Chris Eska
Chris Eska
Texan filmmaker Chris Eska brings his sophomore feature to SXSW after winning big at the Spirit Awards in 2007 for his debut, "August Evening."

What it's about:

On the outskirts of the Civil War, a boy is sent north by a bounty hunter gang to retrieve a wanted man.

About the filmmaker: I grew up in a picturesque village called Ottine, Texas (pop. 98). My UCLA grad school thesis "Doki-Doki" was filmed on the streets and trains of Tokyo and premiered on the national PBS series Independent Lens. Our first feature, "August Evening", won the $50,000 Target Filmmaker Award and was nominated for two Independent Spirit Awards, where it took home the Cassavetes Award.

That's my standard bio, but you might gain more insight as to what kind of filmmaker I am from this: I'm very thorough. Very. My casting assistants and I went to every middle school within 200 miles of Austin and either held on-campus auditions or used the Freedom of Information Act to look through yearbooks and send letters to the kids' parents to encourage them to come to our auditions. We saw hundreds if not thousands of non-actor boys.
But to my chagrin, I found my perfect Will during an old-fashioned run-of-the-mill audition in Los Angeles. Still, it was the first time Ashton had been on film so it was still very exciting to guide him through the process.

What else do you want audiences to know about your film? It's less of a war film and more of an emotional suspense film. All my films originate from themes that are important in my life, and then I search for the setting and characters that will most highlight the emotions. My Japanese-language film [Doki-Doki] was about isolation in Los Angeles, my Spanish-language film [August Evening] was about changing families in Texas and Japan. With this film, I initially considered setting the story on the contemporary Texas border or in southern India in the 1970's before realizing that this historical rural American setting would best draw out the emotions.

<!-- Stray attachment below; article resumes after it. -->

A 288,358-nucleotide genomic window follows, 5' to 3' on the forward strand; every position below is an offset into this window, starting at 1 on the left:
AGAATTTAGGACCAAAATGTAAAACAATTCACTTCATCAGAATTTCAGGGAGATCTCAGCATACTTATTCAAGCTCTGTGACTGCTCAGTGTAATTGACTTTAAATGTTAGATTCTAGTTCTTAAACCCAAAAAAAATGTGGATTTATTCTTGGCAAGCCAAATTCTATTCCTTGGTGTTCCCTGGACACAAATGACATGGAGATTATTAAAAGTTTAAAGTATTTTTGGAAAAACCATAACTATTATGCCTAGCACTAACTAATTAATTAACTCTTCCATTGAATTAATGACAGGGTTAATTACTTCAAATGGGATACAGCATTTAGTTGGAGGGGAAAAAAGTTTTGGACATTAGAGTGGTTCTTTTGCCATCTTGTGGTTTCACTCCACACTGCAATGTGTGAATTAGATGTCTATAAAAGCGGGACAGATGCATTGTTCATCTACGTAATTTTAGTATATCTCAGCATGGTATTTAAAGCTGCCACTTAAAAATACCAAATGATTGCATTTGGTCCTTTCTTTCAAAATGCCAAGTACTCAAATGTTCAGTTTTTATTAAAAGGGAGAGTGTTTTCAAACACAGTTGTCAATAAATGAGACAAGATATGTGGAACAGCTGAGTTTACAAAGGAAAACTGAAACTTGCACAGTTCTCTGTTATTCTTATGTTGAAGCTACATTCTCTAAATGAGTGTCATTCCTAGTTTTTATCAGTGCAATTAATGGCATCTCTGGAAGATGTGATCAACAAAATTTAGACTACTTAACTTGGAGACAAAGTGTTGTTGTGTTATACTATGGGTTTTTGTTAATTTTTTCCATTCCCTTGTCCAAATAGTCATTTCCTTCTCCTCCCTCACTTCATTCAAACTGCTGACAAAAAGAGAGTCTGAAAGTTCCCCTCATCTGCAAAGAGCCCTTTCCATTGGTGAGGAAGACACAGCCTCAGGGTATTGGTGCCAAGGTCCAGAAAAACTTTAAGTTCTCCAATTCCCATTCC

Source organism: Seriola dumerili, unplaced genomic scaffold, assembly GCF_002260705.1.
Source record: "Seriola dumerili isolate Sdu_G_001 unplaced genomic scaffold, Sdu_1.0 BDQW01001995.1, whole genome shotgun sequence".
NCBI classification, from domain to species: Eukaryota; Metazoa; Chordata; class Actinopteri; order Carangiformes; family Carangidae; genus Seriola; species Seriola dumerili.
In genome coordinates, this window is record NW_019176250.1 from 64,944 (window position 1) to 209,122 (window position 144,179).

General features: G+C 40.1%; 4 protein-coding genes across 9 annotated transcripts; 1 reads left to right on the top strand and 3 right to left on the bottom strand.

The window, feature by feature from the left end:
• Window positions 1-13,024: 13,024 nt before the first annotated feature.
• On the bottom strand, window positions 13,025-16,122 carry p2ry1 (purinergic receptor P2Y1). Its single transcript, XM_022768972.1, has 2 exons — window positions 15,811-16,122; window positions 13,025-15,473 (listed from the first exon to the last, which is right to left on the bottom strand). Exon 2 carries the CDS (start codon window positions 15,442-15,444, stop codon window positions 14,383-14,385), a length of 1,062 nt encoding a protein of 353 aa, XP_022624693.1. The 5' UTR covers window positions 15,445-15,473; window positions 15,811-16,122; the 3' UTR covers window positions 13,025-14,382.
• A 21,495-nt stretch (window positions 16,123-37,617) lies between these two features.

What was your biggest challenge in developing this project? Aside from repeatedly trying to explain to Los Angeles actors that shooting in February can sometimes actually be cold, I'd say the massive scale relative to our budget was the hardest thing--period clothing, visual effects, horses, firearms, and all exterior shooting in the freezing cold in the middle of nowhere. Still, it's important to challenge yourself and push into new territory.

What would you like SXSW audiences to come away with after seeing your film? My main reason for making films is to make a connection with the audience, move them, and hopefully encourage them to think about how we live our lives. When I was writing the film, I was thinkging to myself: "Have you fully evaluated your life to discover if you're truly doing what's best for you and those you care about, or are you just adhering to societal norms without proper consideration?"

Did any specific films inspire you?

Maybe not specific films, but I'm always influenced by Ozu, the Dardenne brothers, David Lean, Satyajit Ray, and others.

"The Retrieval"
SXSW "The Retrieval"

What camera did you shoot on?

A very persnickety RED ONE that liked to reboot every few minutes.

Did you crowdfund? 

No, we're old school.

What did you edit on?

Adobe Premiere CS5 and CS6

What do you have in the works?

I've been working on a different kind of spy film because I love the genre but feel we're kind of drowning in run-of-the-mill spy stuff right now. I'm also thinking about dusting off an old script about exploring a mysterious underwater cave system.

Indiewire invited SXSW directors to tell us about their films, including what inspired them, the challenges they faced and what they're doing next. We'll be publishing their responses leading up to the 2013 festival.

Keep checking HERE every day up to the launch of the festival on March 8 for the latest profiles.